As an engineer interested in not just learning languages but applying them, I perceive computer programming as a powerful tool to creatively solve complex problems. The applications are innumerable and at zero cost! Imagine how happy a chemist or an archeologist would be if they were given a state-of-the-art lab or unlimited funding for excavations! The world of computer programming is a powerful virtual lab and we can all learn to be scientists in this lab, however infrequently. We can use this free lab to engineer better systems in every field.

    So the power of programming is limitless and the more you apply a programming language to personal or professional projects, the more you increase your expertise of that language. Like all skills, the skills learned from programming are transferable. Once you understand the basics of any programming language, it's quite simple to simply keep building on top from other languages.

    Our sole job as students is to learn so why not start learning this vital skill? There's a plethora of free resources on the internet but the following are some of the best that I've found helpful:
    1. Coursera : computer science and programming classes are offered free or (if certification is desired) for a price by renowned universities like Stanford, MIT, Penn State, Columbia, etc;
    2. Codeacademy : a free learn at your own pace environment with tutorials on popular languages and applications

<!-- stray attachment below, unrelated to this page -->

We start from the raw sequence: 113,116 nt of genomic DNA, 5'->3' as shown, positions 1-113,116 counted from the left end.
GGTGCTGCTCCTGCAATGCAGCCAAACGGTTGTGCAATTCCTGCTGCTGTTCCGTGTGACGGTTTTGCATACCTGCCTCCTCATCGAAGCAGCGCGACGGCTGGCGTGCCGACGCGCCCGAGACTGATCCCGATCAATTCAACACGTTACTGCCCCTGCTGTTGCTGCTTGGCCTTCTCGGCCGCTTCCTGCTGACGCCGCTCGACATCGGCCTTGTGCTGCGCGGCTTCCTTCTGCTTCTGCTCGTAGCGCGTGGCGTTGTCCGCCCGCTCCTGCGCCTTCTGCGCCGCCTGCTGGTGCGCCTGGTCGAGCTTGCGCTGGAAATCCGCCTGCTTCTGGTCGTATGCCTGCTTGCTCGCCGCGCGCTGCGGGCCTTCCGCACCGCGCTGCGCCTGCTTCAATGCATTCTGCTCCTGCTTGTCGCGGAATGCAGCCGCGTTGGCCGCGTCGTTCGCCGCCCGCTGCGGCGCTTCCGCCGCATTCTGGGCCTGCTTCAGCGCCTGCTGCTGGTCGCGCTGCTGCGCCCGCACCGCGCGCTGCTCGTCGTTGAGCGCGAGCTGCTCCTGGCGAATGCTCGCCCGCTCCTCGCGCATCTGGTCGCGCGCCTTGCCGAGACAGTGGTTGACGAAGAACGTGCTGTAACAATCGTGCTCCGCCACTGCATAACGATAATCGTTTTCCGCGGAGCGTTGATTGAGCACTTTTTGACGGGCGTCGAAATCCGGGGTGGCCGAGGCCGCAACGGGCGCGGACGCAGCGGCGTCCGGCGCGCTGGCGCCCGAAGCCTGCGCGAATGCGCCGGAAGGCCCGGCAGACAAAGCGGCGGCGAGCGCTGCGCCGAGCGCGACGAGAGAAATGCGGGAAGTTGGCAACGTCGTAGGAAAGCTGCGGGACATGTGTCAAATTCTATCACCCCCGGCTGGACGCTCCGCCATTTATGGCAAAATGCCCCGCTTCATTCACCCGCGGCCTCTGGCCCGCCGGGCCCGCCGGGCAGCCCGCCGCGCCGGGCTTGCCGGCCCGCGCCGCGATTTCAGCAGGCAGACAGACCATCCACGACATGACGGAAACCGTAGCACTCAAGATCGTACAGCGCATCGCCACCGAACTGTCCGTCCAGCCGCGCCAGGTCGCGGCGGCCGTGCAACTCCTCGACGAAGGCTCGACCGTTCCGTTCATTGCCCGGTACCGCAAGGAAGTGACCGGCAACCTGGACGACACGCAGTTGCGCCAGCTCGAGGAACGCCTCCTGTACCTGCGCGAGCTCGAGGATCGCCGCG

3. Udemy : a giant collection of free and paid courses not just restricted to IT
    4. Online E-books : if you find following along video lectures tedious (like I sometimes do) then download/read free online programming books or use them as references to supplement your online classes
    What can you do at TAMU? Among the organizations on campus, the Aggie Coding Club is a young club that has several ongoing projects, some in industry. The officers of this club are knowledgeable and dedicated. You don't have to be a computer science major or even know any programming basics! You simply need to be willing to learn a programming language and to commit to a project so that you can develop those skills.

    As part of the INFORMs chapter in the Department of Industrial Engineering, I'm part of the Software Workshop. We're a group  of industrial engineers who meet Fridays and Saturdays to learn R, Python, or MATLAB from one of the open courseware websites.

    Whether you're on the brink of taking your first dive into programming or you're still frowning at the thought of learning abstract logic, sooner or later you will encounter it somehow. The question is, how prepared will you be then?

    Teja Gambhir | Industrial Engineering

    Teja Gambhir is a first year Master of Engineering student in the department of Industrial and Systems Engineering (IISE).